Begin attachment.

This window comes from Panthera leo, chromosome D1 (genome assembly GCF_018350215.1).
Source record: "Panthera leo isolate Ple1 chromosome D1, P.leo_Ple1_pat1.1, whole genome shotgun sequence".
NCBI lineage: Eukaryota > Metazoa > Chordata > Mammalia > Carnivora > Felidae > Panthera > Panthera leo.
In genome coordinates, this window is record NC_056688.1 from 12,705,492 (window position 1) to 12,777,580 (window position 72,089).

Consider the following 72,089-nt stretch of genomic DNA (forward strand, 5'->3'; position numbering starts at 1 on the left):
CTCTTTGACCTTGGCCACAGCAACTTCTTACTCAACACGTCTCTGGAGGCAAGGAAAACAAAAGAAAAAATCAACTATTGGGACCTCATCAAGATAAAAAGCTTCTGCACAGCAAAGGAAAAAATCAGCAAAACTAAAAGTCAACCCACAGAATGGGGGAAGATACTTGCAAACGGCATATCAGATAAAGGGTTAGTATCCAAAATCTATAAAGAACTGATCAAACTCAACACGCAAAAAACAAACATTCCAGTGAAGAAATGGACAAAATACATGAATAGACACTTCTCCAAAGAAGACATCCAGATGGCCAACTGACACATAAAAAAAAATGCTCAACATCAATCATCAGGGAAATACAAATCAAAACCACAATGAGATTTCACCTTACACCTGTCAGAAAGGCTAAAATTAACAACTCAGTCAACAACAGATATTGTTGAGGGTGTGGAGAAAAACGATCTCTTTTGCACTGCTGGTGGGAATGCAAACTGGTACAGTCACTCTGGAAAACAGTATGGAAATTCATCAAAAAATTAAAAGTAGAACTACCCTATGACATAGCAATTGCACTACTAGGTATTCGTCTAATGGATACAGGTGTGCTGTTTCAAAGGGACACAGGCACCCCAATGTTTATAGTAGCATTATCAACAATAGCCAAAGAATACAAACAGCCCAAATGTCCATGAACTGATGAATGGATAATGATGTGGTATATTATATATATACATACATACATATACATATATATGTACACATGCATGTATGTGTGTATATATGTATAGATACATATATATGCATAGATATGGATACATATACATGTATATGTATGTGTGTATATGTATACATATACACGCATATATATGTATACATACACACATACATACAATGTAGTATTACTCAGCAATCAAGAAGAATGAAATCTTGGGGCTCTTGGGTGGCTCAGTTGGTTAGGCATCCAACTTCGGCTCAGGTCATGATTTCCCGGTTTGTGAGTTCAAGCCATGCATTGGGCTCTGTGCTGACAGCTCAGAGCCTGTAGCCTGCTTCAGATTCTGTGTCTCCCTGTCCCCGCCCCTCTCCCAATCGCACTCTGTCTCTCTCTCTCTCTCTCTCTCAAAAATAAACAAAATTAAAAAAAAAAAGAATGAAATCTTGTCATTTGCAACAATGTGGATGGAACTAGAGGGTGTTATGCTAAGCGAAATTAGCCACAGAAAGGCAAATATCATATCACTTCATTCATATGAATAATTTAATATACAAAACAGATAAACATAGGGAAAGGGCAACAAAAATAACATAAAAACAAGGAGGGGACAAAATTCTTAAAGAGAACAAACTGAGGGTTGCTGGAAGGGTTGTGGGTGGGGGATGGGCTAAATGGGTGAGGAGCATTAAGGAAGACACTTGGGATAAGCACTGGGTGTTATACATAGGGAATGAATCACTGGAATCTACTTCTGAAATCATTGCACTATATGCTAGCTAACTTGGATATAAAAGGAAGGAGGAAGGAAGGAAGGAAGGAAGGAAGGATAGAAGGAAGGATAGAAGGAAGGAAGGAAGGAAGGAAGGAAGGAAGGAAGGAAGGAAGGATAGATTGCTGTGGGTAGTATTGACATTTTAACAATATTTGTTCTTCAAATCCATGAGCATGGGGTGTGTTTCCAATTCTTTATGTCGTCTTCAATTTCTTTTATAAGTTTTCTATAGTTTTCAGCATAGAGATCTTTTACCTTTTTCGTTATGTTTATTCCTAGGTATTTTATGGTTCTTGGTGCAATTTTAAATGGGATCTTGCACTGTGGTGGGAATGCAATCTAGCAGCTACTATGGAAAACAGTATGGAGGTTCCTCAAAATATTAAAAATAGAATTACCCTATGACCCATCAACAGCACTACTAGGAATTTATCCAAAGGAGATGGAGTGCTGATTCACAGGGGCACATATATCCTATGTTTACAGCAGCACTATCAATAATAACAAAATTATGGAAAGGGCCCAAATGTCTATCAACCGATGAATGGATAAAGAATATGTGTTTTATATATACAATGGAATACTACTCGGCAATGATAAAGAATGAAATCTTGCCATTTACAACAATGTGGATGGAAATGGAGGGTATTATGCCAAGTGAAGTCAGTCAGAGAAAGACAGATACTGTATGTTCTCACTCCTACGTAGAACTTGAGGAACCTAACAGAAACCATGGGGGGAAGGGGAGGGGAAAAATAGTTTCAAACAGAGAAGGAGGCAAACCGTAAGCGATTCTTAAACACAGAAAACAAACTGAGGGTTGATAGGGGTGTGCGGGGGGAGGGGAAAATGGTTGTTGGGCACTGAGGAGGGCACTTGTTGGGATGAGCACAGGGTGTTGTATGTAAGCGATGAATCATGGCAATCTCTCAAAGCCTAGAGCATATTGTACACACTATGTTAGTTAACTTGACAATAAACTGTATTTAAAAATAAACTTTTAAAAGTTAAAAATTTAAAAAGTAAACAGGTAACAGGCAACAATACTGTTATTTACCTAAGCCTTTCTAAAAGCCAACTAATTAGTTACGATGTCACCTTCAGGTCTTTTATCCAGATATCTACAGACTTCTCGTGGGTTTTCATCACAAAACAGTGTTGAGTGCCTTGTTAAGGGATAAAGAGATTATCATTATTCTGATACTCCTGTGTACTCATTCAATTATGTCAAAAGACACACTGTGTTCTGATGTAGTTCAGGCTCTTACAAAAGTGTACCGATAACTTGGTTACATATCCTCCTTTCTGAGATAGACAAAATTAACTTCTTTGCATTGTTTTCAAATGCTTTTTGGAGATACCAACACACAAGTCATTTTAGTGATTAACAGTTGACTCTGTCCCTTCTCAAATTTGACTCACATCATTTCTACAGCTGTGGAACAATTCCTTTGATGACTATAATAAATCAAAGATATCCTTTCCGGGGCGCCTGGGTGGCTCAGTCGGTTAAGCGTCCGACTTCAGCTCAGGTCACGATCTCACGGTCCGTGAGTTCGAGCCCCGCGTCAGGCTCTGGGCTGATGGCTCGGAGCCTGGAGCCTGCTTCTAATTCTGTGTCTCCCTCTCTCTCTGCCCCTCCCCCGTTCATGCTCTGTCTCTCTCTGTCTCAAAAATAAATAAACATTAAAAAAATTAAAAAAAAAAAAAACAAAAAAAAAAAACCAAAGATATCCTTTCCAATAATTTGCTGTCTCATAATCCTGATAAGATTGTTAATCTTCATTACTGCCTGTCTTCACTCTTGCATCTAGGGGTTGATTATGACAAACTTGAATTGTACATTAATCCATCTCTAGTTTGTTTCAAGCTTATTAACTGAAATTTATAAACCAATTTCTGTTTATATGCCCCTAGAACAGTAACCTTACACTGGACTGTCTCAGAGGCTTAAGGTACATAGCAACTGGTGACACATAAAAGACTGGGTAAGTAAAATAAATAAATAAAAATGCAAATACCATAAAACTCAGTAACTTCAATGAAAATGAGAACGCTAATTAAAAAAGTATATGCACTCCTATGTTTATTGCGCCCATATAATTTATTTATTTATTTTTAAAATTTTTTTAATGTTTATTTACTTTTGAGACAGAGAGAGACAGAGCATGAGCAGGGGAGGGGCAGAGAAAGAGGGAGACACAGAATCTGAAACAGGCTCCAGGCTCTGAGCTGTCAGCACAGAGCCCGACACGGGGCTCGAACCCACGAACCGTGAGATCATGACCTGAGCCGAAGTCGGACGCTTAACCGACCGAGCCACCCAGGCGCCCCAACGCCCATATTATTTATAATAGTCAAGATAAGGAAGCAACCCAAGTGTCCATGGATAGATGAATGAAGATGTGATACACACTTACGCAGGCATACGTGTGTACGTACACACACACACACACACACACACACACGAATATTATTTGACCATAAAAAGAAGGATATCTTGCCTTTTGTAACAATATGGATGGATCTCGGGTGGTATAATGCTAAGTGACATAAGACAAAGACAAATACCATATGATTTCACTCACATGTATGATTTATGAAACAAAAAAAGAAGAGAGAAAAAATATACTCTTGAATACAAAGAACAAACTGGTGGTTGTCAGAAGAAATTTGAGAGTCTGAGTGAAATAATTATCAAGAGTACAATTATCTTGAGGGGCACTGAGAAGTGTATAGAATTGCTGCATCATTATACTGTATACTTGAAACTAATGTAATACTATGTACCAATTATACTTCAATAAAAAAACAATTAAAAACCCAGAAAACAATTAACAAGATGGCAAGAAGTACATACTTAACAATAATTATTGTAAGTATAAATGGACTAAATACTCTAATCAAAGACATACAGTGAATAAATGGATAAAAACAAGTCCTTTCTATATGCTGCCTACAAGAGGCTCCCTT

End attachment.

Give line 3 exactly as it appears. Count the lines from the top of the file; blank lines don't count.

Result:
NCBI lineage: Eukaryota > Metazoa > Chordata > Mammalia > Carnivora > Felidae > Panthera > Panthera leo.